Ever heard of the "grand porch hotels" in the United States? Me neither. Until John and I hit the Summit Inn last weekend. It was in the Inn's brochure where I came across that term, describing itself as "one of the last remaining grand porch hotels of the United States." I googled the term "grand porch hotel" and, amazingly, got no results. So that just goes to show you, the internet doesn't give you access to EVERYthing. Of course, you may respond, "That only proves that there is no such thing as a 'grand porch hotel.' " I am happy to report that you would be incorrect about that, you old cynic, you. However, I grant you that there may be only one other historic grand porch hotel in all of America, that being the Grand Hotel on Mackinac Island, Michigan, boasting the longest front porch in the world, 660 feet.
John and I had driven past the Summit Inn, just east of Uniontown, PA, on the historic National Road, U.S. Route 40, at least 15 years ago. I thought it was stunning.
In fact, I was so intrigued by my first view of the Inn that I begged John to turn around and go back to see if we could have lunch there. Even though it was a cold, foggy day, we had lunch in a huge white dining room with white linens brilliantly lit by daylight filtering through the long wall of hundreds of windowpanes.
My recollection is that we were the only people in the dining room, except perhaps for one other couple, which explains why the waitress last weekend told me they haven't served lunch in that dining room for 15 years. But it was the memory of that dining room that drew me back.
When I mentioned to a friend that we were going to try to get reservations for a night at the Summit, she told me that it might not be open, because it closes during the winter. So I called and found out that they were going to be open that weekend. But I was lucky I wanted to do stay there that particular weekend and not later on, because they were closing for the season after that. And although we'd be able to have breakfast at the Inn on Sunday morning, no other meals were being served, since they were closing, not to reopen until mid-April. That was no problem for us since they assured us that there were plenty of decent restaurants nearby. And so we were on our way.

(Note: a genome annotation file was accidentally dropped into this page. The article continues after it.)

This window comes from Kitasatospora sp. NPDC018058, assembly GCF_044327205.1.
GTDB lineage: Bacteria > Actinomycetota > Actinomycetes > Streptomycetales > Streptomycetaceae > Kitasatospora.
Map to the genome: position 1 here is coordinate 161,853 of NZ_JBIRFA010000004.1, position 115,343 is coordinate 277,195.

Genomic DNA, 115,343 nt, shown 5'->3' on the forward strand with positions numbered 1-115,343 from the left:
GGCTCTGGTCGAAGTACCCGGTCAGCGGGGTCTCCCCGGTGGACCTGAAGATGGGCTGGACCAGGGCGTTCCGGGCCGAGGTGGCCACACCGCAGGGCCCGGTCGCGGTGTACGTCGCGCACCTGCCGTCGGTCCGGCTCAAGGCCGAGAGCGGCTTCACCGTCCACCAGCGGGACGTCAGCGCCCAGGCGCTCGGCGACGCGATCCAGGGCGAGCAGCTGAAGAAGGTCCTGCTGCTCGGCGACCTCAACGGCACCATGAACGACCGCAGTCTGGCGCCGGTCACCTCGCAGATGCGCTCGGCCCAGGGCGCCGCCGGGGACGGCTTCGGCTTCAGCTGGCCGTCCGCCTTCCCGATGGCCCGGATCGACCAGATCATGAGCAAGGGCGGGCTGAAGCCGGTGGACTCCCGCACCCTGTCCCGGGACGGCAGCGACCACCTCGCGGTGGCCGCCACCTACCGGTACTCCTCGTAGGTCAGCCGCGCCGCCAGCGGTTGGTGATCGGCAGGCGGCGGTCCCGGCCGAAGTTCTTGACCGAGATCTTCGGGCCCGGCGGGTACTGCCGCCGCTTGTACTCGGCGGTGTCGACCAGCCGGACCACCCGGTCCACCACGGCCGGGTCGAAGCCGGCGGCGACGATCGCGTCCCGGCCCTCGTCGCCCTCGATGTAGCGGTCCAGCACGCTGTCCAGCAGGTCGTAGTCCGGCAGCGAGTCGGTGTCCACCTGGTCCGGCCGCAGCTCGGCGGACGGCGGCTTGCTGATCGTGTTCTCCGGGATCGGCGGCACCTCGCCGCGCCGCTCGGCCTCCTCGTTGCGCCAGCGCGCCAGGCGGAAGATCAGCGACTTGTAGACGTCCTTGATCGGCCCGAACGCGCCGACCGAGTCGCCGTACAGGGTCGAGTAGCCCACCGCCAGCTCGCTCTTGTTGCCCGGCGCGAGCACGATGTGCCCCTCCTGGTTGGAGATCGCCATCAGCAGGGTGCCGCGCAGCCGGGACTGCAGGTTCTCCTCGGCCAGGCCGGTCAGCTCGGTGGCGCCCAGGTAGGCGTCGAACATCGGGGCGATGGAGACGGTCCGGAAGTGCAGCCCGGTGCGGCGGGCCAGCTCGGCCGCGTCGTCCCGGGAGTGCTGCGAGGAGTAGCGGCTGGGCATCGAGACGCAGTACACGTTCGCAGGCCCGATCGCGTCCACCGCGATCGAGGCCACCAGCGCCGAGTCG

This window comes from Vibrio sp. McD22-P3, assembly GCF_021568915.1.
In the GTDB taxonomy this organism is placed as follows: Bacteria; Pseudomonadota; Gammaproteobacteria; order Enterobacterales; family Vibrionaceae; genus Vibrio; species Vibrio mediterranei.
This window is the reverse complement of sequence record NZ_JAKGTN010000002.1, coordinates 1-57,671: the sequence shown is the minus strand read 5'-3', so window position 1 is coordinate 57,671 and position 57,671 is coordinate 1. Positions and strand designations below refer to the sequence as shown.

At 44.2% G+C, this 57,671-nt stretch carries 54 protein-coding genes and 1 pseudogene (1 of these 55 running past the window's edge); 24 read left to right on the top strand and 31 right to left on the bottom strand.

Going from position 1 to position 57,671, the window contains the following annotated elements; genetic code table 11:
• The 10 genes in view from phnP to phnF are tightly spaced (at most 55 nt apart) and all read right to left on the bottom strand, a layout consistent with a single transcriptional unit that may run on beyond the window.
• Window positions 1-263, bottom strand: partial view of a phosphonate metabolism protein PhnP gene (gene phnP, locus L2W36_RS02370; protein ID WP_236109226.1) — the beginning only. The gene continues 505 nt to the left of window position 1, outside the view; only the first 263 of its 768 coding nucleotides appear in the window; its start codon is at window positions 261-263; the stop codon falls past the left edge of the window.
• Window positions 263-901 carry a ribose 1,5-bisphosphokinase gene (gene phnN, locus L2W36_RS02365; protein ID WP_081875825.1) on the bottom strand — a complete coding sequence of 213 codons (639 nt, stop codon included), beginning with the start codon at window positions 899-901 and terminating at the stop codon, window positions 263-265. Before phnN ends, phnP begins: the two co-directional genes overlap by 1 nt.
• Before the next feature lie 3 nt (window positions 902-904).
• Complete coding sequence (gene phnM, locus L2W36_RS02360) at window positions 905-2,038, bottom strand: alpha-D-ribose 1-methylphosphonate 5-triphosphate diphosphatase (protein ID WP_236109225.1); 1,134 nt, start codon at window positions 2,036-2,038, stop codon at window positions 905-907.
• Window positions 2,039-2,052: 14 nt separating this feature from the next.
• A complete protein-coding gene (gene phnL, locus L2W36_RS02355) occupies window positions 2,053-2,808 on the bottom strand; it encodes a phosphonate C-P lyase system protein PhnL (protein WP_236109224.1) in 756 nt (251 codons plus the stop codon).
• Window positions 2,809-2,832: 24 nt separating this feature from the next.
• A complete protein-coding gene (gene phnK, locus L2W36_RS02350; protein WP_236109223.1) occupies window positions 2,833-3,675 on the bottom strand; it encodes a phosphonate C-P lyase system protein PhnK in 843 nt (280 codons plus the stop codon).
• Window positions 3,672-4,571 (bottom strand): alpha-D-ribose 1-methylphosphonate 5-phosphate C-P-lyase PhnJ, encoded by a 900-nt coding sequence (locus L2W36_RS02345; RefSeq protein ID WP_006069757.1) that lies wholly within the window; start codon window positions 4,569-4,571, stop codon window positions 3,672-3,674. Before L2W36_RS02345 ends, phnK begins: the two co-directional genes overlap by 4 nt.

Our home in Wheeling, WV, is only about 75 miles from the Summit, but because we were driving the convertible and wanted to avoid the interstate, we took National Road all the way over. It took almost 2 hours. We drove through Uniontown and began the ascent up what used to be known as Mt. Summit, according to one of my friends who remembers vacationing there as a child.
On the way up that long stretch of Rt. 40 which snakes up the mountain, we stopped at a roadside overlook.
Although we couldn't see The Summit Inn ahead of us, we could see Uniontown in the valley behind us. And we were surrounded by the magnificant Laural Highlands.
A short distance away, we came upon our destination. I had forgotten how closely the Summit Inn sits next to the roadside. We practically stumbled into the front door as we crested the mountain and rounded the bend in our vehicle.
After the Hotel opened in 1907, it became a destination for the rich and famous, like Henry Ford and Harvey Firestone and Thomas Edison. But within a few decades it was outshone in elegance by other fancier resorts and hotels and began welcoming the middle class and its families. The Summit itself has been owned by the same family since 1963, and as such has maintained a laid-back comfort, not the spit and shine sparkle and polish of the nearby Omni Bedford Springs or Nemacolin Woods. And the prices reflect that. For the cost of one night at either of those other two resorts, you could spend 2 or 3 nights at the Summit. While once in awhile I like that posh pampering of self one can experience at an Omni, I prefer the heavy dark wood and fieldstone decor and friendly staff and clientele of the Summit. (I'll never forget the sidelong look of distaste a skinny chic 20-something tossed at my husband as she passed him in the lobby of the Omni Bedford, where he was sitting in a wheelchair, breathing from his oxygen tank, bundled up in his puffy down jacket, because he is usually freezing, wearing his faded-to-pink OSU cap, waiting for me. I couldn't help myself: I enthusiastically spoke louder than I needed to as I sauntered past her, "Hey, honey! I'm back! What shall we do now?" and kissed him on the cheek. I just wanted her to know that he wasn't a homeless man in the wrong place.)